In a 2017 study on Global Human Capital Trends by Deloitte Ltd., results indicated that over two-thirds of executives rate diversity and inclusion as an important issue – up 59% since 2014.
The terms diversity and inclusion are often used interchangeably, yet only the latest workplace trends reveal how they may be dependent.
Diversity, though essential to workplace culture and values, is old news. Inclusion is now especially essential to helping a diverse workforce succeed; you must have both components present to optimize the benefits of each.
“Diversity is inviting people to the party whereas inclusion is asking them to dance, as they are able.” – Emily Hickey, Vanderbilt University
Aside from diversity, inclusion better explains core values and the quality of workplace culture. Inclusion promotes the equity, voice, participation, and empowerment of the workforce… not just the physical aspects that come with diversity such as race, gender, ethnicity, and sexual orientation.
Inclusion is the manner in which employees thrive – and how leadership can encourage their employees to do their absolute best, particularly in a team-based environment. Yes, you may already have a diverse workforce, but taking the next step towards an inclusive environment is key to both attracting and retaining talent.
There are many, many ways to provide a more inclusive workplace, and it’s becoming essential to business growth in 2019 and beyond.
What are some of the ways in which inclusion can be attained? Mainly, it’s through the empowerment of others, which is best achieved by:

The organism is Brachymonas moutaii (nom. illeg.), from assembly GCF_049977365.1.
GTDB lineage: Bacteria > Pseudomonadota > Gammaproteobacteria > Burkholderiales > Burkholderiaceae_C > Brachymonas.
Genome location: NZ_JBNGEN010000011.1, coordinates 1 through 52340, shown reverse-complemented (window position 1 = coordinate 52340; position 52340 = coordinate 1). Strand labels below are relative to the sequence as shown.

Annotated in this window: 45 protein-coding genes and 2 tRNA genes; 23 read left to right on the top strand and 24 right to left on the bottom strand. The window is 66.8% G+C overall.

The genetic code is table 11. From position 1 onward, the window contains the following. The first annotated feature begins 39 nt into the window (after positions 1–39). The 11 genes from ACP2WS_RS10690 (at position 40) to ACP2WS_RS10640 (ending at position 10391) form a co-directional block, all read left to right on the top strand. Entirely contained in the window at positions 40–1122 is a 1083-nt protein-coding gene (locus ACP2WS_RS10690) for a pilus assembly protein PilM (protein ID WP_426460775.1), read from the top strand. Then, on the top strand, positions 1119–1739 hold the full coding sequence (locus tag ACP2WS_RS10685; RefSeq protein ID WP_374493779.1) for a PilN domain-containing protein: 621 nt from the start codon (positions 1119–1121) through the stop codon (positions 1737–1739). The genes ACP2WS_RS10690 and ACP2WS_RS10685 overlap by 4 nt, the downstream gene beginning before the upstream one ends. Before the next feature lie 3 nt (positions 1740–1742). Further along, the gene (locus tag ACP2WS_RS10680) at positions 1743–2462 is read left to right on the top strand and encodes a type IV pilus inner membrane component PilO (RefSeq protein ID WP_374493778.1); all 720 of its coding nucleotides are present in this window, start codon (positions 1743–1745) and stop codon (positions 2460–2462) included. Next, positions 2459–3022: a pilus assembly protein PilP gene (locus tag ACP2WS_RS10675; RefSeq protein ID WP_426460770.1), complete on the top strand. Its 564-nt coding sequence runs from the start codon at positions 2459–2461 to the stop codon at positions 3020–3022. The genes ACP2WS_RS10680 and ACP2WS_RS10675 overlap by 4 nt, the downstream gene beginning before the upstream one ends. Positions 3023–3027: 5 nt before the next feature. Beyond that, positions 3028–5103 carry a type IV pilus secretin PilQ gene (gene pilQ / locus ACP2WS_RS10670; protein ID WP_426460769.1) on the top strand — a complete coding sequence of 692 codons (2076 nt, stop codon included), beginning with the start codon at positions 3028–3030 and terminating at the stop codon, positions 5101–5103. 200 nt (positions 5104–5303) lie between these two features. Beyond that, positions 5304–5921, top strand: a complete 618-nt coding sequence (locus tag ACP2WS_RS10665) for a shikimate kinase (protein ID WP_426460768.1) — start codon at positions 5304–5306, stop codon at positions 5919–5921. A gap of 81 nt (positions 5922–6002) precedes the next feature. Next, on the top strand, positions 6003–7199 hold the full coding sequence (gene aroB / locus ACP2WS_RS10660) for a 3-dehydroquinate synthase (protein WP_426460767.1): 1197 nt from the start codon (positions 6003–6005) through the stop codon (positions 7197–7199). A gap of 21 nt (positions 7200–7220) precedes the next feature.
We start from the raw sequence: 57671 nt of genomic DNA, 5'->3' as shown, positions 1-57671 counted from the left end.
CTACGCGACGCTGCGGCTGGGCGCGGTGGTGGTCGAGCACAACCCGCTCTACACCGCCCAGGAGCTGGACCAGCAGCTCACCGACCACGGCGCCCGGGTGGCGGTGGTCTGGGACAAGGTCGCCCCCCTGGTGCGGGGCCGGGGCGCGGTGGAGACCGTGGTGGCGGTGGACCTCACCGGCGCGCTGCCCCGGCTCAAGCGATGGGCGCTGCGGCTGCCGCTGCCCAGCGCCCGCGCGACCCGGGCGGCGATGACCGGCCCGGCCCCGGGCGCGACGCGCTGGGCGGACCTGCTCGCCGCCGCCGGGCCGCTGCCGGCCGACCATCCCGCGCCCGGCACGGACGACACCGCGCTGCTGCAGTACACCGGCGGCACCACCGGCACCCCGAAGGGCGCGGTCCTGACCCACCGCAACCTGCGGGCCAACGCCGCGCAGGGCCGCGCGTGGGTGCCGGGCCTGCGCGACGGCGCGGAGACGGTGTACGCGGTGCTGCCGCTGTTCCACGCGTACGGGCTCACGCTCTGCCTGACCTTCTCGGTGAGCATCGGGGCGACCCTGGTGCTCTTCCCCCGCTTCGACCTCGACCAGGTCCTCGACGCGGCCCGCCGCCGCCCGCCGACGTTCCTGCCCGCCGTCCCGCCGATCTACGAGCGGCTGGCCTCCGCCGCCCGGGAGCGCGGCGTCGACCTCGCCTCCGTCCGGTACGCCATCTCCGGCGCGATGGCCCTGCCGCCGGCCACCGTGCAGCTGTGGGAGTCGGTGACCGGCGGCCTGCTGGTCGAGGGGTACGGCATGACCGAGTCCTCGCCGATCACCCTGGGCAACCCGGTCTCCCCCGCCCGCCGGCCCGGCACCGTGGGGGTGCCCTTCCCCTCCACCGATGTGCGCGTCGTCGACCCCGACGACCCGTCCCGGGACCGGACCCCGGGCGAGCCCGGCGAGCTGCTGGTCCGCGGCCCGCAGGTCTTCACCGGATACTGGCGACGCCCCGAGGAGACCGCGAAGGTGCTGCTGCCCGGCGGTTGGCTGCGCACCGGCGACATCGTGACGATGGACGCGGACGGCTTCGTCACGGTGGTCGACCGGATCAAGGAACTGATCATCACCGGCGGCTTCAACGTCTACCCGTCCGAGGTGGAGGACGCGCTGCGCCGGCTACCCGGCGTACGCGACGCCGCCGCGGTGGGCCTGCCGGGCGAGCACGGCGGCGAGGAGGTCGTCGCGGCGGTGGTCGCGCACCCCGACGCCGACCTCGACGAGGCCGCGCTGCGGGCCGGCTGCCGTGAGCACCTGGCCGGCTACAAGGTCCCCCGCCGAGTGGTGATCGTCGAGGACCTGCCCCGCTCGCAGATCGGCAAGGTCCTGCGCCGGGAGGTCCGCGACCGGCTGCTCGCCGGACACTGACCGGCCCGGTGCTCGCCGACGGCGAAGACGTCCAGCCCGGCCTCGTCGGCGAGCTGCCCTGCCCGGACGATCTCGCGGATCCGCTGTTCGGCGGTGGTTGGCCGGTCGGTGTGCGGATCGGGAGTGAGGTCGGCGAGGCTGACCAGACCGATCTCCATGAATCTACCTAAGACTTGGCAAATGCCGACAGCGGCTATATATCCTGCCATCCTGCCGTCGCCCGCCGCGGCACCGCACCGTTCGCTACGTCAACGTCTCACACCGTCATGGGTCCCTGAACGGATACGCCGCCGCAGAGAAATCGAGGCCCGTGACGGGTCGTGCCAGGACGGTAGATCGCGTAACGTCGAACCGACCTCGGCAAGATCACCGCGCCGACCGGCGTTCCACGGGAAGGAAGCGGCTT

· Harboring an environment of human respect and values no matter a person’s background
· Keeping communication lines open and friendly, and breaking down uncomfortable “barriers” to communication (i.e. race, ethnicity, and gender)
· Ensuring that leadership emphasizes the importance of respect in their recruitment and promotion strategies
· Encouraging collaboration, forward-thinking strategies, and change that will better the team as a whole
· Appealing to a person’s greatest strengths and encouraging ingenuity through those strengths.
When discussions become more collaborative, and promote individuality in a professional manner, the benefits can be monumental. You’ll have a more educated and well-versed workforce who respects one another, and a chance to build your company’s diversity programs as well. Plus, production is bound to spike when employees feel they are heard, and thus, are motivated to implement goals.
It’s safe to say that it is inclusion that builds diversity, rather than being a product of diversity. Without one, the other will not succeed.
Carrie Charles, CEO